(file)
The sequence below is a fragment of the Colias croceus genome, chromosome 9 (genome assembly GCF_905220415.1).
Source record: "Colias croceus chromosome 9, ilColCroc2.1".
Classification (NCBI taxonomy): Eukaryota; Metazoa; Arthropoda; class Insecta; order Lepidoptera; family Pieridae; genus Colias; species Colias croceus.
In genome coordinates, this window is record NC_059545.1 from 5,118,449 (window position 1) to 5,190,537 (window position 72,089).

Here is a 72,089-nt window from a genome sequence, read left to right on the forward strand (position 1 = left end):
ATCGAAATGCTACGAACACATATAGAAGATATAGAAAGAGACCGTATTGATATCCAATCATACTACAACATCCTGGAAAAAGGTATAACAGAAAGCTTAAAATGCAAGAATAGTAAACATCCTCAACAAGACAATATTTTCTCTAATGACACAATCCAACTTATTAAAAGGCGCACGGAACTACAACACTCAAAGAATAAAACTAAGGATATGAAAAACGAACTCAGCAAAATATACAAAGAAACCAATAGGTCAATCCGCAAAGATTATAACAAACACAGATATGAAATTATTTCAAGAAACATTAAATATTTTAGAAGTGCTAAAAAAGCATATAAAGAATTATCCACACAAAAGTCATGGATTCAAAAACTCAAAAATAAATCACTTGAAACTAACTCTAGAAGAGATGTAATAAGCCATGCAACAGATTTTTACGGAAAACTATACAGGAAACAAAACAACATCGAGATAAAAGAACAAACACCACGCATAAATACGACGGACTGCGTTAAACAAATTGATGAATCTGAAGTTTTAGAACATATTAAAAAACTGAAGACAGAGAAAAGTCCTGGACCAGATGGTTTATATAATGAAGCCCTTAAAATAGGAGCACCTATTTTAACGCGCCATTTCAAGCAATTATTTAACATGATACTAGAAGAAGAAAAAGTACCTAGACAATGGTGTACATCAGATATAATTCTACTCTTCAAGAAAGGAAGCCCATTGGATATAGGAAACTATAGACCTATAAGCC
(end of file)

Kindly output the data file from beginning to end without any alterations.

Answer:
The sequence below is a fragment of the Colias croceus genome, chromosome 9 (genome assembly GCF_905220415.1).
Source record: "Colias croceus chromosome 9, ilColCroc2.1".
Classification (NCBI taxonomy): Eukaryota; Metazoa; Arthropoda; class Insecta; order Lepidoptera; family Pieridae; genus Colias; species Colias croceus.
In genome coordinates, this window is record NC_059545.1 from 5,118,449 (window position 1) to 5,190,537 (window position 72,089).

Here is a 72,089-nt window from a genome sequence, read left to right on the forward strand (position 1 = left end):
ATCGAAATGCTACGAACACATATAGAAGATATAGAAAGAGACCGTATTGATATCCAATCATACTACAACATCCTGGAAAAAGGTATAACAGAAAGCTTAAAATGCAAGAATAGTAAACATCCTCAACAAGACAATATTTTCTCTAATGACACAATCCAACTTATTAAAAGGCGCACGGAACTACAACACTCAAAGAATAAAACTAAGGATATGAAAAACGAACTCAGCAAAATATACAAAGAAACCAATAGGTCAATCCGCAAAGATTATAACAAACACAGATATGAAATTATTTCAAGAAACATTAAATATTTTAGAAGTGCTAAAAAAGCATATAAAGAATTATCCACACAAAAGTCATGGATTCAAAAACTCAAAAATAAATCACTTGAAACTAACTCTAGAAGAGATGTAATAAGCCATGCAACAGATTTTTACGGAAAACTATACAGGAAACAAAACAACATCGAGATAAAAGAACAAACACCACGCATAAATACGACGGACTGCGTTAAACAAATTGATGAATCTGAAGTTTTAGAACATATTAAAAAACTGAAGACAGAGAAAAGTCCTGGACCAGATGGTTTATATAATGAAGCCCTTAAAATAGGAGCACCTATTTTAACGCGCCATTTCAAGCAATTATTTAACATGATACTAGAAGAAGAAAAAGTACCTAGACAATGGTGTACATCAGATATAATTCTACTCTTCAAGAAAGGAAGCCCATTGGATATAGGAAACTATAGACCTATAAGCC